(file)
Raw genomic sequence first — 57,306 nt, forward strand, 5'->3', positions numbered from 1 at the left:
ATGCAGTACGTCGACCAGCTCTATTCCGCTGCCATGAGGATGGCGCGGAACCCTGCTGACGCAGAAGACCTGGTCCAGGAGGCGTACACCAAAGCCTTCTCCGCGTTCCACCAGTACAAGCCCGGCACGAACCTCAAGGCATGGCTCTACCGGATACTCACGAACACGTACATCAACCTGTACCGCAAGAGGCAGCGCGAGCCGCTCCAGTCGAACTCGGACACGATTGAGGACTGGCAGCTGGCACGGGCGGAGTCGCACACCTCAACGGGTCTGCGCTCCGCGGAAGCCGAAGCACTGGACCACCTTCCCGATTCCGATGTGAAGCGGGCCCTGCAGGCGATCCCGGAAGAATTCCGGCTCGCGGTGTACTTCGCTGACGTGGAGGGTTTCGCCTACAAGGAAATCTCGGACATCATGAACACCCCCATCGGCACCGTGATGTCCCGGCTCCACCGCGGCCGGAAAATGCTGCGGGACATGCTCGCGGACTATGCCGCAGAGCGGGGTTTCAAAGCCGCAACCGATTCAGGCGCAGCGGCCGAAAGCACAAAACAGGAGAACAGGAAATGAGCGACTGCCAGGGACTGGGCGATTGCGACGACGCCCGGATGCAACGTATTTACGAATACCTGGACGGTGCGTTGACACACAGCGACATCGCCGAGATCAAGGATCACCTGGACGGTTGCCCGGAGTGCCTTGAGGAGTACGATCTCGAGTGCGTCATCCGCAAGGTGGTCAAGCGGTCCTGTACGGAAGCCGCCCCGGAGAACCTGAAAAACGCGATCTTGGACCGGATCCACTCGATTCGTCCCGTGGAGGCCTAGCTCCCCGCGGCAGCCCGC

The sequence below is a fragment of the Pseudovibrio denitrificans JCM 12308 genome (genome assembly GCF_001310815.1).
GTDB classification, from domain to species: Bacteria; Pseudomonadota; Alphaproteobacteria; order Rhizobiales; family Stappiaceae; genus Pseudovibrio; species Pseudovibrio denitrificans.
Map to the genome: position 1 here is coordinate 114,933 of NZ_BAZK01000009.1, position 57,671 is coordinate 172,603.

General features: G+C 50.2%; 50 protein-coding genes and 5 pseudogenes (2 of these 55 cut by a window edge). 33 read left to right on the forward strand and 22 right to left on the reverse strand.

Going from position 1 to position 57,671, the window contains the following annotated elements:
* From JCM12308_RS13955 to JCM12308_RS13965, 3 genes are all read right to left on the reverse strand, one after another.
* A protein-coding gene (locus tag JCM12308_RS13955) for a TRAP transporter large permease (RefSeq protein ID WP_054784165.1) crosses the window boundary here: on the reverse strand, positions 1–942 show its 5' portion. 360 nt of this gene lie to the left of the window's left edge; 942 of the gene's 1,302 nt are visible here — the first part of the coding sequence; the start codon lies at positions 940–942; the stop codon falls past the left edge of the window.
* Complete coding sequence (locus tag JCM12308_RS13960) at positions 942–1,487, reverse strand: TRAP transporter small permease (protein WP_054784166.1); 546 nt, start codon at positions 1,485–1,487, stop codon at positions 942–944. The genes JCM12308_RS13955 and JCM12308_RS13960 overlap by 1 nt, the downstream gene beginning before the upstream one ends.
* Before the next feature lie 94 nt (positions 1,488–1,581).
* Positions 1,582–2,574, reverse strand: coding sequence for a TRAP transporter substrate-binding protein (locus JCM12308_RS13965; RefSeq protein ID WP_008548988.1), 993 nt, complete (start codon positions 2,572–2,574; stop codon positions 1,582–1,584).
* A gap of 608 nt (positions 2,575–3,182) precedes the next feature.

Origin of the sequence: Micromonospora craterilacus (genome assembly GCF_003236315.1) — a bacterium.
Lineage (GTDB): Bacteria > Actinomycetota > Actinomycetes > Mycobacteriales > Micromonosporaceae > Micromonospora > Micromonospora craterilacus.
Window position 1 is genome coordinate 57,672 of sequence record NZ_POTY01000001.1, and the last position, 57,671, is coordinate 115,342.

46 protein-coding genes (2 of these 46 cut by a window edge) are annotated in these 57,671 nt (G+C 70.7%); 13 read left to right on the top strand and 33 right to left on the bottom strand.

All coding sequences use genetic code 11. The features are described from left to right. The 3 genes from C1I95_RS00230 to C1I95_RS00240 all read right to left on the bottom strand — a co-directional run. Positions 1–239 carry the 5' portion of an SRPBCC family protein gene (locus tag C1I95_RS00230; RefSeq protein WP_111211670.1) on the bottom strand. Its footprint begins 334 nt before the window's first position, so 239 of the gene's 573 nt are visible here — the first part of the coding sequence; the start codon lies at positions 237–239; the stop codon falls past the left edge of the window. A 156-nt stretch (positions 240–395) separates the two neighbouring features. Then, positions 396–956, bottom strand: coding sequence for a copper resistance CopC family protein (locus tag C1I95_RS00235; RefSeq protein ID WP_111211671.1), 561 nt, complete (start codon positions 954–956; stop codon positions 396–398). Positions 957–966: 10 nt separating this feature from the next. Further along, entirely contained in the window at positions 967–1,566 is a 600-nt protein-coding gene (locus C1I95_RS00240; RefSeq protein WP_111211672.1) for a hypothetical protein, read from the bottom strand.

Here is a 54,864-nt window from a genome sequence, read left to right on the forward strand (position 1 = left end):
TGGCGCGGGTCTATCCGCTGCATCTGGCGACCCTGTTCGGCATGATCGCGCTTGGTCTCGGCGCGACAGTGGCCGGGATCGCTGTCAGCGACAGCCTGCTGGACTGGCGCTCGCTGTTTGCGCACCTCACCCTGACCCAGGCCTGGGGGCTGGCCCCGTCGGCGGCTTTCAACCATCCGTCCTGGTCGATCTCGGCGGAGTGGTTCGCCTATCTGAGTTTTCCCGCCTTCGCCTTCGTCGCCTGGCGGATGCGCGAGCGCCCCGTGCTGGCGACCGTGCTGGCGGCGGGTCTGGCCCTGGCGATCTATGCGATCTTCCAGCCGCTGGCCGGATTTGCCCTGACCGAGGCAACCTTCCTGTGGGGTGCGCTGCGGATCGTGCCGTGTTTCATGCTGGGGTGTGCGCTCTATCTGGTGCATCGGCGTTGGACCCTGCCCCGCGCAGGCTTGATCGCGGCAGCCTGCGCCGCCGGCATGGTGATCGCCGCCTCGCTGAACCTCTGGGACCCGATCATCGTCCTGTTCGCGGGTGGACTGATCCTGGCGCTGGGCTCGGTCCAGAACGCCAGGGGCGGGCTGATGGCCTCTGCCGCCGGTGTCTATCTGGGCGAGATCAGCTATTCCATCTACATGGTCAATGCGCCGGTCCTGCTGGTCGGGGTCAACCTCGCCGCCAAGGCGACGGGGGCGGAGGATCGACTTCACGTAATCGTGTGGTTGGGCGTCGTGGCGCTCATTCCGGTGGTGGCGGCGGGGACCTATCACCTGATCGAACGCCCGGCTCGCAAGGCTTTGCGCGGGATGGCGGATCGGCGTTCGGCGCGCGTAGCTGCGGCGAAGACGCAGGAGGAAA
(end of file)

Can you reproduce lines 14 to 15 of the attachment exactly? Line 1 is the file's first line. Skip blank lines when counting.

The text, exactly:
Origin of the sequence: Micromonospora craterilacus (genome assembly GCF_003236315.1) — a bacterium.
Lineage (GTDB): Bacteria > Actinomycetota > Actinomycetes > Mycobacteriales > Micromonosporaceae > Micromonospora > Micromonospora craterilacus.